A story of success in the Philippines, the Sanguyo family started in Bulacan growing vegetables and selling them at the local market. Later as their lives improved my Balae (The father of my son-in-law Chrisanto or Chris for short) branched off and started supplying the markets of Olongapo and Bulacan with fresh fruits and vegetables then Spreading into Baguio to bring other types of fruits and vegetables to both the Bulakan and Olongapo markets and the fleet of trucks growing every year.
With the passing of years the family grew as did the family business. Later building an apartment building and warehouse space plus stores and stalls in both markets it was decided to buy land in Subic Valley for the family home and rice farm. Ten hectors plus a one hector fish farm to grow tilapia, pigs, cows and goats. (Chickens for family use only)
All this can be attributed to hard work and good planning. All of the Sanguyo offspring’s went to college, with one Doctor and Registered Nurse now outside of the family business. With the passing of the father a few years ago Chris (Chrisanto married to our daughter) has taken over the running of the farm and the wholesale vegetable business
Now for the wedding, Christopher (Chrisanto’s youngest brother) who works at Harbor Point Hospital is marring a young lady he works with and she is also another registered nurse. By the way I also thought the naming of two sons Chrisanto and Christopher was different. But since both of them have a Philippine nickname there is no confusion between Pendo and Tupie. But if I’m around I like to shout: Hey Chris!”
The wedding is at the San Roque Chapel on Subic Free Port:
Of course my granddaughter Heather Colleen is in the wedding party as a bride’s maid, and my grandson Jaden Logan is an escort I know that will workout well as he just turned two. The wedding will start at 09:30 in the morning so I’ll show up at 10:00 just to be a bit early.
What I used to most love about a wedding in the Philippines is the Photog scam. Whereas as you enter the service there will be a group of photographers snapping pictures of everyone, to sell as you exit the service. Years ago they would stall everyone into waiting by staging and taking pictures in every conceivable location in the church and again outside the church, until the guy developed and returned to sell those candid shots to each and every person in the wedding party at P250.00 each. But with the advent of digital photo’s it’s no big logistical deal now, and not at all as impressive as it used to be in the days of film.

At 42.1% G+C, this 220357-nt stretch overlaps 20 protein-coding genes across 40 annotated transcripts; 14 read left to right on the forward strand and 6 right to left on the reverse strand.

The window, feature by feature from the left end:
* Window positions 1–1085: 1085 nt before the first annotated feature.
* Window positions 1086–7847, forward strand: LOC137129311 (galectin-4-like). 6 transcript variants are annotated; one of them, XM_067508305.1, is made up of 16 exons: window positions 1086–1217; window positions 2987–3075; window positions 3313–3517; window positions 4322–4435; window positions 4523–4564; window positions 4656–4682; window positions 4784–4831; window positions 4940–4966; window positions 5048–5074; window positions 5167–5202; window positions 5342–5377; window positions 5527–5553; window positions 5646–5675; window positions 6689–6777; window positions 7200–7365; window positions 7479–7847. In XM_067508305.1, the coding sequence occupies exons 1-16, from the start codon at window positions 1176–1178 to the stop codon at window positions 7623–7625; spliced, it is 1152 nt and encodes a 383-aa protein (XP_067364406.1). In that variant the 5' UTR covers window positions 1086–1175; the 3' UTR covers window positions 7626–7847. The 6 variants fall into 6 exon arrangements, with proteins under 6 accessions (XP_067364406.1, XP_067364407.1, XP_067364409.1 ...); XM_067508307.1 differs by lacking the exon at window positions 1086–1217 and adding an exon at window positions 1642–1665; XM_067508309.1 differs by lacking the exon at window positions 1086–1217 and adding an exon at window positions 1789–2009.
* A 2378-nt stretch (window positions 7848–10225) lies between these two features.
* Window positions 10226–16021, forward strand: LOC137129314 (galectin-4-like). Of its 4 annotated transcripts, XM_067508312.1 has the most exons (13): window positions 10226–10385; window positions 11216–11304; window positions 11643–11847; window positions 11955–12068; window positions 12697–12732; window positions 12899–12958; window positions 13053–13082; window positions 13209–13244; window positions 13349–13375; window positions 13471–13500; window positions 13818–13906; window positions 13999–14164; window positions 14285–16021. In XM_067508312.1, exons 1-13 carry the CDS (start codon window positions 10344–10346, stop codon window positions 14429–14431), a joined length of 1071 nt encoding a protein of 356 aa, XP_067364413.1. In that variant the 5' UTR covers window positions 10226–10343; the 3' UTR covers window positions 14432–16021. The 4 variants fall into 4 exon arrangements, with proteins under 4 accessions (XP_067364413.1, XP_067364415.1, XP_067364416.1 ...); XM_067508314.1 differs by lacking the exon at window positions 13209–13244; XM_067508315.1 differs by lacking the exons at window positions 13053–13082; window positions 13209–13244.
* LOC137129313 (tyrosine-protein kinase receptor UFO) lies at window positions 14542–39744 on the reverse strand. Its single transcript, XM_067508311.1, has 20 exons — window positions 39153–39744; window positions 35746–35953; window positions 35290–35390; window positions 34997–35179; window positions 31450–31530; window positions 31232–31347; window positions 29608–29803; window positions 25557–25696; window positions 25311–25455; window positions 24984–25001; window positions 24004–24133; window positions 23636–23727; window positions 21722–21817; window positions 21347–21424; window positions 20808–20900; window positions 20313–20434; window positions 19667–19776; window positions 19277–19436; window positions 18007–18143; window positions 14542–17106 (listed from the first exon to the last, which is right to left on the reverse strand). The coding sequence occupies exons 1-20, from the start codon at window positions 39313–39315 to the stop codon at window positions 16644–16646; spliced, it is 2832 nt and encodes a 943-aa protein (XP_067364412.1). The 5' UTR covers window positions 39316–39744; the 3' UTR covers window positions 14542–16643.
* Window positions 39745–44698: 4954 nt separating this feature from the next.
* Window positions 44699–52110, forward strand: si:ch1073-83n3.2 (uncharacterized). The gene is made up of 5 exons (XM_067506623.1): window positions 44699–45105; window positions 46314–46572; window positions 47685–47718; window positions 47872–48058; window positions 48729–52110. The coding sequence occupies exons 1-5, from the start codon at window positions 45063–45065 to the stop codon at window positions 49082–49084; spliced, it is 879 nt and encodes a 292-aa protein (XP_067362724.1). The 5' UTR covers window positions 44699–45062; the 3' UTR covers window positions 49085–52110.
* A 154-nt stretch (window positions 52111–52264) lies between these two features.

It will of course be a Catholic ceremony, so my legs will stay active hopping up and down during the wedding. As I former Altar boy, I miss the Latin, where the priest turns to the worshipers and says: “I play Domino’s better than you do.” Or something, approximating that, there I was sitting in the church (Since the Navy built it there was central Air.) but the priest kept droning on and on, I looked around after the first hour and saw people sliding towards the doors. I thought it was the groom but only one of his brothers.
I faked a cough and brought my handkerchief to my nose and hauled butt for the door, into the rain. But believe me wet was a better choice than being stuck inside listening to the speech through 30 year old Bose 501 speakers. I made my way through the rain drops to the trunk of the car (Boot for our British friends) and snatched an umbrella. I stood outside for 45 minutes more watching the photog guys setting up their display in the rain.
The doors swung open and the humanity raced out to be in the rain. The service was over. Praise, be to the Lord.
The reception will follow at the Golden Dragon Restaurant again up the road from the chapel on the Subic Free port. (Texas Joe’s is much closer) We entered and were escorted to our table. Then held a meet and greet with people we’ve not seen since the last wedding or funeral. Then the talking guy got up and started a long rant about the bride and groom and all with accompanying pictures flashed on the screen behind him. The food was brought to our table the first thing was pancit of course, which was more than likely warm at one time but since the wedding started an hour and a half late the food was now cold. Lechon which I thought you could never go wrong with, but I was wrong, and take pity on the hog that gave up its life to be as poorly cooked as it was.
My son-in-law Chris looked at me and asked if I wanted to go to Texas Joe’s and eat? We left by the kitchen door so no one would see us. He went back and I stayed for a few hours until Mayang and the family came to pick me up. Let me clarify I eat Philippine food, and find a lot of it to be good. But I refuse to eat poorly prepared food no matter what type. But at Texas Joe’s the day was complete.
I remember in the mid 1960’s when I married my bride, in North Carolina, and how wonderful it felt when I became single again. But to this young couple Christopher and Alianne I do wish them all the happiness and joy as they start their life together. And that they find what I found when I was in my late forties when I met Mayang.
Do you remember that tingling sensation you feel when you fall in love? That is common sense leaving your body.